The two examples above use the color mode, though certain images also work in default black and white mode, such as this spider I photographed.

Asciified spider

Then again, the colored text also has its charm, especially when the source image has bright colors and a lot of contrast.

Asciified boat

# Python 2.7 Code
# Jonathan Frech 3rd, 4th of March 2017
#      rewritten 12th of April 2017
#         edited 13th of April, 13th, 14th, 15th of July 2017

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Bifurcation Diagram

Generating the famous fractal, which can be used to model populations with various cycles, generate pseudo-random numbers and determine one of nature’s fundamental constants, the Feigenbaum constant \delta.
The fractal nature comes from iteratively applying a simple function, f(x) = \lambda \cdot x \cdot (1-x) with 0 \leq \lambda \leq 4, and looking at its poles.
The resulting image looks mundane at first, when looking at 0 \leq \lambda \leq 3, though the last quarter section is where the interesting things are happening (hence the image below only shows the diagram for 2 \leq \lambda \leq 4).
From \lambda = 3 on, the diagram bifurcates, always doubling its number of poles, until it enters the beautiful realm of chaos and fractals.

Bifurcation Diagram lambda in range [2; 4]
For more on bifurcation, fractals and \delta, I refer to this Wikipedia entry and WolframMathworld.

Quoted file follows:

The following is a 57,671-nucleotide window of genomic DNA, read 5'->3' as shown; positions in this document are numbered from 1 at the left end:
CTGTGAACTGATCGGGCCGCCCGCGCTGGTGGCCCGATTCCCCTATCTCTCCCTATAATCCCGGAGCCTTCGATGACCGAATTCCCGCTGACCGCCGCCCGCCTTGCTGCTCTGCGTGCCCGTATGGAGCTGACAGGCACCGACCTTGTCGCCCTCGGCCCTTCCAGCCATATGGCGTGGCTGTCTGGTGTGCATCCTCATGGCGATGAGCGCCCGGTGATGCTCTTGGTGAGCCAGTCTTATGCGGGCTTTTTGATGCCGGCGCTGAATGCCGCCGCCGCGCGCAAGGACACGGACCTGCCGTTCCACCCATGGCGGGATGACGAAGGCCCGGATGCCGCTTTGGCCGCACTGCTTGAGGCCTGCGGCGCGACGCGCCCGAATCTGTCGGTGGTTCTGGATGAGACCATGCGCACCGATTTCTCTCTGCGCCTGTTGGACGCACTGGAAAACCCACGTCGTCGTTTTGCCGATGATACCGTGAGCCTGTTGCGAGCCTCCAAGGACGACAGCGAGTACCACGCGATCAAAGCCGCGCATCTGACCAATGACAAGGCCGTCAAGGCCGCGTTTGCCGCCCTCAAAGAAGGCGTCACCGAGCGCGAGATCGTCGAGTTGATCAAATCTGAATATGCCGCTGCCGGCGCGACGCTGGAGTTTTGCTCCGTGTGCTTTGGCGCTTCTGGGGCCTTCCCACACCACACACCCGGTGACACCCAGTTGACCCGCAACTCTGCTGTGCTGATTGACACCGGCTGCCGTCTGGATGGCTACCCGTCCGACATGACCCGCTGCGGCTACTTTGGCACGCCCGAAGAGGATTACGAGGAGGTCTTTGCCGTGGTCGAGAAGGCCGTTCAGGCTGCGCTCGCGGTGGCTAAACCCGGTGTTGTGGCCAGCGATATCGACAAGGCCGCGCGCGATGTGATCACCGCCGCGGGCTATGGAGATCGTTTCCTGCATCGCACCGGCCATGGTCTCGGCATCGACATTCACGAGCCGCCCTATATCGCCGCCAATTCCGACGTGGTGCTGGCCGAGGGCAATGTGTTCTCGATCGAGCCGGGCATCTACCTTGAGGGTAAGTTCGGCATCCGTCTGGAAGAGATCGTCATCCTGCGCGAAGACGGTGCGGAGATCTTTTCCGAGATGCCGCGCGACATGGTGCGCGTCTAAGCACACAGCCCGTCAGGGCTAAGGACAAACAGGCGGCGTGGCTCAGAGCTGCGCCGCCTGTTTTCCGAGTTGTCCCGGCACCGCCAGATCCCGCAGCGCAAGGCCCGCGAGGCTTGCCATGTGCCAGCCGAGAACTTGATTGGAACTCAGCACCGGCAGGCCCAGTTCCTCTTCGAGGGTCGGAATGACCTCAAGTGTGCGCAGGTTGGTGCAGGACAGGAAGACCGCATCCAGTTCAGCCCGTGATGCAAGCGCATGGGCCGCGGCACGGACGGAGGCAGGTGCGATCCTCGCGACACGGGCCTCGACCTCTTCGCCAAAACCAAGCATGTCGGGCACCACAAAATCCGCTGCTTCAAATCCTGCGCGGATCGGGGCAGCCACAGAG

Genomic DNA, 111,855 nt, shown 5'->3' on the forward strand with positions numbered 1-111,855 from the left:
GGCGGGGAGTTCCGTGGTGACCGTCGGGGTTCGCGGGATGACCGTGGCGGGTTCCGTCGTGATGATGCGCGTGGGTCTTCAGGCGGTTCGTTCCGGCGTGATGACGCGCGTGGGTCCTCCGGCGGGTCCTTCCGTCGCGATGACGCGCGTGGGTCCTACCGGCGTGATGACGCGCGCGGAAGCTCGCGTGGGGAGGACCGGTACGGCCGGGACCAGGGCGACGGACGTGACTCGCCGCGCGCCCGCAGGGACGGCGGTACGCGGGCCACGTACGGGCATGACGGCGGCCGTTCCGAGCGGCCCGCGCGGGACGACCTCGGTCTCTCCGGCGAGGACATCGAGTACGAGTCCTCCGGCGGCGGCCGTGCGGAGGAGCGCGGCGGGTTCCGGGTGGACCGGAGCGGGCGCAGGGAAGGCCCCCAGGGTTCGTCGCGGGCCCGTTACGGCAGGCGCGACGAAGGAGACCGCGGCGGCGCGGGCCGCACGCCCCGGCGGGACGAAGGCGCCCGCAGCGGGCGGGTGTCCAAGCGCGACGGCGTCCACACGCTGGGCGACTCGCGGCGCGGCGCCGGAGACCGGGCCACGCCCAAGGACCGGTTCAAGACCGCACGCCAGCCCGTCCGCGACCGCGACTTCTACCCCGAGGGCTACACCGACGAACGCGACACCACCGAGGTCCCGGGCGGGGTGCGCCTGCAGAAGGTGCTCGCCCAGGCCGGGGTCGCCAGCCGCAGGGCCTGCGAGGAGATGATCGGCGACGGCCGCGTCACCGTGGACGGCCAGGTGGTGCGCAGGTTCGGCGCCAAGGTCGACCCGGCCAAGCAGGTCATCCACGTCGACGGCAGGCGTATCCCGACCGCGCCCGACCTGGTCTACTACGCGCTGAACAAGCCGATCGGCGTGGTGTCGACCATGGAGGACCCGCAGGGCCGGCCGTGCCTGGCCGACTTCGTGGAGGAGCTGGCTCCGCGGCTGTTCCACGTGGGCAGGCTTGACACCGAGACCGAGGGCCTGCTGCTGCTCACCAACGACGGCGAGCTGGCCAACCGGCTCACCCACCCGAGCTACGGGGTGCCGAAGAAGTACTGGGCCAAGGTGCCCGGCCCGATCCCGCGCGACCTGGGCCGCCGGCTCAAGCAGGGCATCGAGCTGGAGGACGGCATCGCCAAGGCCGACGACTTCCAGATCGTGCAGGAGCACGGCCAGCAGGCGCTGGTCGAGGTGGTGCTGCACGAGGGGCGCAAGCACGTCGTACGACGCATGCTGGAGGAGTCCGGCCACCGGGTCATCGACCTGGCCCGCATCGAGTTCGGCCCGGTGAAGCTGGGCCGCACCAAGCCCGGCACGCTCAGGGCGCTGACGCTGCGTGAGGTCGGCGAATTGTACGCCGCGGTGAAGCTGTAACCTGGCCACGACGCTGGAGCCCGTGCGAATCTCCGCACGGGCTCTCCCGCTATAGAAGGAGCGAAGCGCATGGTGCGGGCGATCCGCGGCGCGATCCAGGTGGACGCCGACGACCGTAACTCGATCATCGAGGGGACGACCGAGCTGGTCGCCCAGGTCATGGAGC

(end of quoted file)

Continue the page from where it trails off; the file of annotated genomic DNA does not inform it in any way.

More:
# Python 2.7.7 Code
# Jonathan Frech, 24th of March 2017

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Maze Solving

Mazes have been a subject of human interest for thousands of years. The Greeks used them to trap a bull-man hybrid, the French built them to show how they could impose order on nature, and even nowadays people enjoy wandering around corn mazes.
The algorithmic art of using computers to solve mazes — and even to find the shortest path through a maze –, however, has only emerged in the last couple of decades.

I was inspired by a recent Computerphile video in which Michael Pound talks about implementing different path finding algorithms for use in maze solving. And as he used Python — one of my favourite languages out there –, I thought I could give it a try and came up with this maze solver.